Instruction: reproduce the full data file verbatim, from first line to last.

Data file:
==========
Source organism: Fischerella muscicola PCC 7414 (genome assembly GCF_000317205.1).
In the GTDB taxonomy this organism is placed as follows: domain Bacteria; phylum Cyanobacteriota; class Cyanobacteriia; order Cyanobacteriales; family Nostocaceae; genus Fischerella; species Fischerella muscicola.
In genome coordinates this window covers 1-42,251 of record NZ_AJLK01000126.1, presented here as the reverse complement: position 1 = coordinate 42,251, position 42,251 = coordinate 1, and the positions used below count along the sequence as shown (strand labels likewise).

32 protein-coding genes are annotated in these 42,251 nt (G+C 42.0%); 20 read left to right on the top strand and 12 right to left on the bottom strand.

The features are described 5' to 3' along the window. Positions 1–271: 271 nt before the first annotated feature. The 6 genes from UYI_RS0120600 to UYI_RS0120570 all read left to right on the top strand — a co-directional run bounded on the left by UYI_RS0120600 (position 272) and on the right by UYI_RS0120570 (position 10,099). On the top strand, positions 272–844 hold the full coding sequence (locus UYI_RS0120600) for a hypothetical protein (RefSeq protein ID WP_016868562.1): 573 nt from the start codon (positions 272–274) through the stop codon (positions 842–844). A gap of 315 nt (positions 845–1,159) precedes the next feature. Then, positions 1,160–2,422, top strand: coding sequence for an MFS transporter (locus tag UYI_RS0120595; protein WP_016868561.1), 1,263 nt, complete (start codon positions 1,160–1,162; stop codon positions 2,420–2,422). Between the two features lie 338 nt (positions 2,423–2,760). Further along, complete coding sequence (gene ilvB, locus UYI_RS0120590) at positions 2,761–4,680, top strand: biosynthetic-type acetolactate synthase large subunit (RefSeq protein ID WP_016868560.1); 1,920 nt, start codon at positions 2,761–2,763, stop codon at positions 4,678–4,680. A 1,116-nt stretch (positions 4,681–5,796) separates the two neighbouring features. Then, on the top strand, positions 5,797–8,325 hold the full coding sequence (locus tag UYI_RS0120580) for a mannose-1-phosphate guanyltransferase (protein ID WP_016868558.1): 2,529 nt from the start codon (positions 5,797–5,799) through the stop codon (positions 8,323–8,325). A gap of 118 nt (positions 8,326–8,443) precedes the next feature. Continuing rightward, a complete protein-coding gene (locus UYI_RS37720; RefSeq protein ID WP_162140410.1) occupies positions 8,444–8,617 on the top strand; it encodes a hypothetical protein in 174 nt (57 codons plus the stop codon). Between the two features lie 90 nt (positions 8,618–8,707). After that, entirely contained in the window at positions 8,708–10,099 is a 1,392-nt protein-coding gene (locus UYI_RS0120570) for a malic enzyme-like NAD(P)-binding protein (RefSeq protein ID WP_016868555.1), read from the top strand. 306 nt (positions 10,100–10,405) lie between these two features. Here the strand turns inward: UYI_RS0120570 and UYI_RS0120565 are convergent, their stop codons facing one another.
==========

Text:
Source organism: Fischerella muscicola PCC 7414 (genome assembly GCF_000317205.1).
In the GTDB taxonomy this organism is placed as follows: domain Bacteria; phylum Cyanobacteriota; class Cyanobacteriia; order Cyanobacteriales; family Nostocaceae; genus Fischerella; species Fischerella muscicola.
In genome coordinates this window covers 1-42,251 of record NZ_AJLK01000126.1, presented here as the reverse complement: position 1 = coordinate 42,251, position 42,251 = coordinate 1, and the positions used below count along the sequence as shown (strand labels likewise).

32 protein-coding genes are annotated in these 42,251 nt (G+C 42.0%); 20 read left to right on the top strand and 12 right to left on the bottom strand.

The features are described 5' to 3' along the window. Positions 1–271: 271 nt before the first annotated feature. The 6 genes from UYI_RS0120600 to UYI_RS0120570 all read left to right on the top strand — a co-directional run bounded on the left by UYI_RS0120600 (position 272) and on the right by UYI_RS0120570 (position 10,099). On the top strand, positions 272–844 hold the full coding sequence (locus UYI_RS0120600) for a hypothetical protein (RefSeq protein ID WP_016868562.1): 573 nt from the start codon (positions 272–274) through the stop codon (positions 842–844). A gap of 315 nt (positions 845–1,159) precedes the next feature. Then, positions 1,160–2,422, top strand: coding sequence for an MFS transporter (locus tag UYI_RS0120595; protein WP_016868561.1), 1,263 nt, complete (start codon positions 1,160–1,162; stop codon positions 2,420–2,422). Between the two features lie 338 nt (positions 2,423–2,760). Further along, complete coding sequence (gene ilvB, locus UYI_RS0120590) at positions 2,761–4,680, top strand: biosynthetic-type acetolactate synthase large subunit (RefSeq protein ID WP_016868560.1); 1,920 nt, start codon at positions 2,761–2,763, stop codon at positions 4,678–4,680. A 1,116-nt stretch (positions 4,681–5,796) separates the two neighbouring features. Then, on the top strand, positions 5,797–8,325 hold the full coding sequence (locus tag UYI_RS0120580) for a mannose-1-phosphate guanyltransferase (protein ID WP_016868558.1): 2,529 nt from the start codon (positions 5,797–5,799) through the stop codon (positions 8,323–8,325). A gap of 118 nt (positions 8,326–8,443) precedes the next feature. Continuing rightward, a complete protein-coding gene (locus UYI_RS37720; RefSeq protein ID WP_162140410.1) occupies positions 8,444–8,617 on the top strand; it encodes a hypothetical protein in 174 nt (57 codons plus the stop codon). Between the two features lie 90 nt (positions 8,618–8,707). After that, entirely contained in the window at positions 8,708–10,099 is a 1,392-nt protein-coding gene (locus UYI_RS0120570) for a malic enzyme-like NAD(P)-binding protein (RefSeq protein ID WP_016868555.1), read from the top strand. 306 nt (positions 10,100–10,405) lie between these two features. Here the strand turns inward: UYI_RS0120570 and UYI_RS0120565 are convergent, their stop codons facing one another.